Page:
Debugging PHP email with MailHog

These days I am helping Iowa State University with one of their websites. There is a standard subscription system that notifies editors when someone makes changes to content. We are migrating the site to a newer infrastructure so in order to verify that the subscription system works as expected I wanted to run a few tests.

Normally, I'd shortcircuit outgoing email from getting sent from my personal computer via one of the methods outlined at Oh no! My laptop just sent notifications to 10,000 users. This time, however, I wanted to analyze email going through so I searched for ways to redirect outgoing email to a log. I found custom scripts but not a tried and true best practice. It was via the Docker4Drupal project (a Docker-based foundation for Drupal projects) that I discovered MailHog, a debugging SMTP server. I saw that it had a considerable amount of activity on GitHub so I decided to try it.

While MailHog’s developer experience is awesome, it took me a while to figure out how to install and configure it. Hence I am sharing my personal experience in this article in hopes that it can serve as a time saver.

Installing MailHog

There are several ways to install MailHog: downloading it from GitHub, through a Go package, using Homebrew, or using Docker. The easiest and most cross-platform one that I found is by using the Docker image plus mhsendmail. If you prefer to install MailHog manually and keep it running as a Systemd service, then check out the companion article Installing MailHog for Ubuntu 16.04.

Running MailHog in the background with Docker

Let’s download the Docker image and run a container as a daemon, so it starts automatically the next time we boot the system. See, it’s just one command:

[juampy@carboncete ~]$ docker run --detach \
   --name=mailhog \
   --publish= \
   --publish= \
   --restart=unless-stopped \

The above command will:

  • Run a Docker container in the background via --detach.
  • Set a label to the container via --name=mailhog.
  • Expose MailHog’s web interface and API locally via --publish=
  • Expose MailHog’s SMTP interface locally via --publish=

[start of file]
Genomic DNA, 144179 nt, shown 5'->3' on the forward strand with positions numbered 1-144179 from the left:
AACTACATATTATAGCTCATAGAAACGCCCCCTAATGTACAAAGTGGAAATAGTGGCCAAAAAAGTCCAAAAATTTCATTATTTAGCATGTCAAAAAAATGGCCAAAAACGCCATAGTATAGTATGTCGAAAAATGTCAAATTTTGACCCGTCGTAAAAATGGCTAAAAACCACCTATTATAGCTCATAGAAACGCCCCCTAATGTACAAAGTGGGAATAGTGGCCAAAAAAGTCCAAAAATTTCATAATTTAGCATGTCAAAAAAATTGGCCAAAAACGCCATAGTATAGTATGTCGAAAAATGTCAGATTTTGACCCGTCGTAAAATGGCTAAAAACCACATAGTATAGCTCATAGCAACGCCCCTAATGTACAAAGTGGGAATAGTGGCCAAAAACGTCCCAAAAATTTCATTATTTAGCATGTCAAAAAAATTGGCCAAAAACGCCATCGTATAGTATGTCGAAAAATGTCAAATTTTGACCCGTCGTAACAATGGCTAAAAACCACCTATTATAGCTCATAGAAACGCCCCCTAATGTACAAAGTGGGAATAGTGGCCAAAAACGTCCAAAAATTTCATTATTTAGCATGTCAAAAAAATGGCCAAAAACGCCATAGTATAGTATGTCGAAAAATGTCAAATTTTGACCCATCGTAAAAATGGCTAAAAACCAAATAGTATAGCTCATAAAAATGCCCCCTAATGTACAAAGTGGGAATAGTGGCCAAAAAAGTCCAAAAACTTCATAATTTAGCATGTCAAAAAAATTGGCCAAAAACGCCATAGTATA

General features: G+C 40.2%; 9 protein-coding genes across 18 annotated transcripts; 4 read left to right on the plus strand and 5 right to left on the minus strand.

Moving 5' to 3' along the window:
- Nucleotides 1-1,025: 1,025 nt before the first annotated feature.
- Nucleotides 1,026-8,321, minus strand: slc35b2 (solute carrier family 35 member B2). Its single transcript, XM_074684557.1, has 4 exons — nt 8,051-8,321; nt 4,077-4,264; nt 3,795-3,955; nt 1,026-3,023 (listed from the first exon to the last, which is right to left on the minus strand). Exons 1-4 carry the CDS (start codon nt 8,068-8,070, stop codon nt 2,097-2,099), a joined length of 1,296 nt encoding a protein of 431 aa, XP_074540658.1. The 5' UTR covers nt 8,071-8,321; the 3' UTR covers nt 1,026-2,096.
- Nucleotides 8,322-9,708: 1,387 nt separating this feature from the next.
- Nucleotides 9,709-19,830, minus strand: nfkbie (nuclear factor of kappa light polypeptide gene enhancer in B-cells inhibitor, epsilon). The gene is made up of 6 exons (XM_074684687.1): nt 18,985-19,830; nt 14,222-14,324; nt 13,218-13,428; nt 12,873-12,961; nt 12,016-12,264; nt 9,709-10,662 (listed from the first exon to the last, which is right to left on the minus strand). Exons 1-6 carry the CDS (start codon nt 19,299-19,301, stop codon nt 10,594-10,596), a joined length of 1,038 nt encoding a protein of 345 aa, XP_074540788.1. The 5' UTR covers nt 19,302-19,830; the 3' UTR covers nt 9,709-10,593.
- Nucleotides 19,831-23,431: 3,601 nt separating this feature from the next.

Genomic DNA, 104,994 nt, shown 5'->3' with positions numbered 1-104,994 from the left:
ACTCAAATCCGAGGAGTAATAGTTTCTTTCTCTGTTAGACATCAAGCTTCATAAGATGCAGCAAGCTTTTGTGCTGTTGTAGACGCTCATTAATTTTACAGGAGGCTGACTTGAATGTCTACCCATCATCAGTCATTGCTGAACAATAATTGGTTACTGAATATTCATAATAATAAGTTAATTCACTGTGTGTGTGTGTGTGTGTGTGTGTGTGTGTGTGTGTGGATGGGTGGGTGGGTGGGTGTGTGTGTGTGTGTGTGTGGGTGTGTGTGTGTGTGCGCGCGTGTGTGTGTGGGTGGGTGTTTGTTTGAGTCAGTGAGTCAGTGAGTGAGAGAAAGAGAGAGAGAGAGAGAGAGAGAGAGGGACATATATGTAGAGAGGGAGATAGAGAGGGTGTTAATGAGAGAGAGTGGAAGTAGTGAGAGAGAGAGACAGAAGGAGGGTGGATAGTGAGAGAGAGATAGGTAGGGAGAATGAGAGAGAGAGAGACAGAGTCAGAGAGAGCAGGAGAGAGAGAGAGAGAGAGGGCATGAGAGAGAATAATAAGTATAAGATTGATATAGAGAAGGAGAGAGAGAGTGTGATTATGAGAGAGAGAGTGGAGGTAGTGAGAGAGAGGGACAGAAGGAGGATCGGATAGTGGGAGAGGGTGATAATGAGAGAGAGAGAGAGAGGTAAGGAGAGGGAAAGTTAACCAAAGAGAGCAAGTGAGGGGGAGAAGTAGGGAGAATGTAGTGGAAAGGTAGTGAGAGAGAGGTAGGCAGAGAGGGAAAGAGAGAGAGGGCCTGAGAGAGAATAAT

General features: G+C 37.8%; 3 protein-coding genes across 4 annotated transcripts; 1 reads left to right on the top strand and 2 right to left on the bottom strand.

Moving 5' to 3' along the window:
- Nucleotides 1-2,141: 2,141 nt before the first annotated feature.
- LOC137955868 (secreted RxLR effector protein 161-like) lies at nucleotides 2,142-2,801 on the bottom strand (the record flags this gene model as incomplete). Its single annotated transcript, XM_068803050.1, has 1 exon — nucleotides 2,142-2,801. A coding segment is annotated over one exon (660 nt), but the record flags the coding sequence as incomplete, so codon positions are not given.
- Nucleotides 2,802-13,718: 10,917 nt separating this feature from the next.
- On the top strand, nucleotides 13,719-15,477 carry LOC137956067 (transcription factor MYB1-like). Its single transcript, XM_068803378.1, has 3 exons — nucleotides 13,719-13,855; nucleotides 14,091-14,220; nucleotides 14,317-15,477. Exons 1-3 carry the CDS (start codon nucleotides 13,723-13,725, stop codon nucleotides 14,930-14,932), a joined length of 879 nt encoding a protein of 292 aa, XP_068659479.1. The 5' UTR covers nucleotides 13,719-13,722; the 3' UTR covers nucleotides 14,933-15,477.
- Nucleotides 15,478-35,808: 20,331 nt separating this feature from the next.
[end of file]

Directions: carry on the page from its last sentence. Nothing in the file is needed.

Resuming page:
• Start automatically via --restart=unless-stopped.

The above command will print the container identifier and then exit because we requested Docker to run the container in the background. Now let’s look at its log to verify that it started correctly:

[juampy@carboncete ~]$ docker logs mailhog
2018/02/06 21:20:08 Using in-memory storage
2018/02/06 21:20:08 [SMTP] Binding to address:
2018/02/06 21:20:08 Serving under
[HTTP] Binding to address:
Creating API v1 with WebPath: 
Creating API v2 with WebPath: 

Check out the above output: MailHog’s web interface is running at MailHog by default listens on, which means whatever internal IP address is assigned to the Docker container. The --publish flag maps the container's internal IP address to on the host machine. Not setting the loopback IP address to the container would mean that anyone connected to the same network could access MailHog’s resources. Let’s open it in the web browser:


MailHog's web interface

Got it! MailHog is running. In the next section, we will install mhsendmail, so PHP sends outgoing email to MailHog.

Connecting PHP’s email with MailHog through mhsendmail

To send outgoing email from PHP to MailHog, we need to download mhsendmail and then reference it at php.ini. Start by opening the mhsendmail’s releases page and download the one for your system. Then make it available in your system path. For example, I use Ubuntu 16.04, so I used these commands:

[juampy@carboncete ~]$ wget
[juampy@carboncete ~]$ sudo chmod +x mhsendmail_linux_amd64
[juampy@carboncete ~]$ sudo mv mhsendmail_linux_amd64 /usr/local/bin/mhsendmail

Next, let’s connect PHP to MailHog at both web server and CLI’s php.ini files. Find the sendmail_path setting. If you have never modified it, it will look like this:

; sendmail_path =

Remove the semi-colon and set its value to mhsendmail:

sendmail_path = /usr/local/bin/mhsendmail

Restart the web server. We are now ready to test sending an email and seeing if MailHog shows it in the web interface.

Testing email submission

The following command line script will send a dummy email using the current PHP configuration:

[juampy@carboncete ~]$ php -r "\$from = \$to = ''; \$x = mail(\$to, 'subject'.time(), 'Hello World', 'From: '. \$from); var_dump(\$x);"

Command line code:1:

Now let’s open again MailHog’s web interface to verify that the email is there:


Incoming message

It worked. See, the web interface looks like an actual email client. Now let’s wrap up by testing MailHog’s API.

Retrieving messages via MailHog’s API

MailHog offers an API which is useful if you want to run tests that check that email has been submitted. For example, the following request returns the list of email messages as a JSON string:

[juampy@carboncete ~]$ curl
  "total": 1,
  "count": 1,
  "start": 0,
  "items": [
      "ID": "bf8onQKNcOI3iE9qrEeCAS_xAX88RJqkfSWIfEy5s7U=@mailhog.example",
      "From": {
        "Relays": null,
        "Mailbox": "juampy",
        "Domain": "carboncete",
        "Params": ""
      "To": [
          "Relays": null,
          "Mailbox": "your.emailaddress",
          "Domain": "",
          "Params": ""

You are all set! From now on, you have a web interface and an API to browse and test outgoing email, plus you won't have to worry about unintentionally sending email to your website’s users while developing locally. If you need further alternatives to block outgoing email, then check out Andrew Berry’s article Oh no! My laptop just sent notifications to 10,000 users.


Here are some of the resources that I used to write this article:

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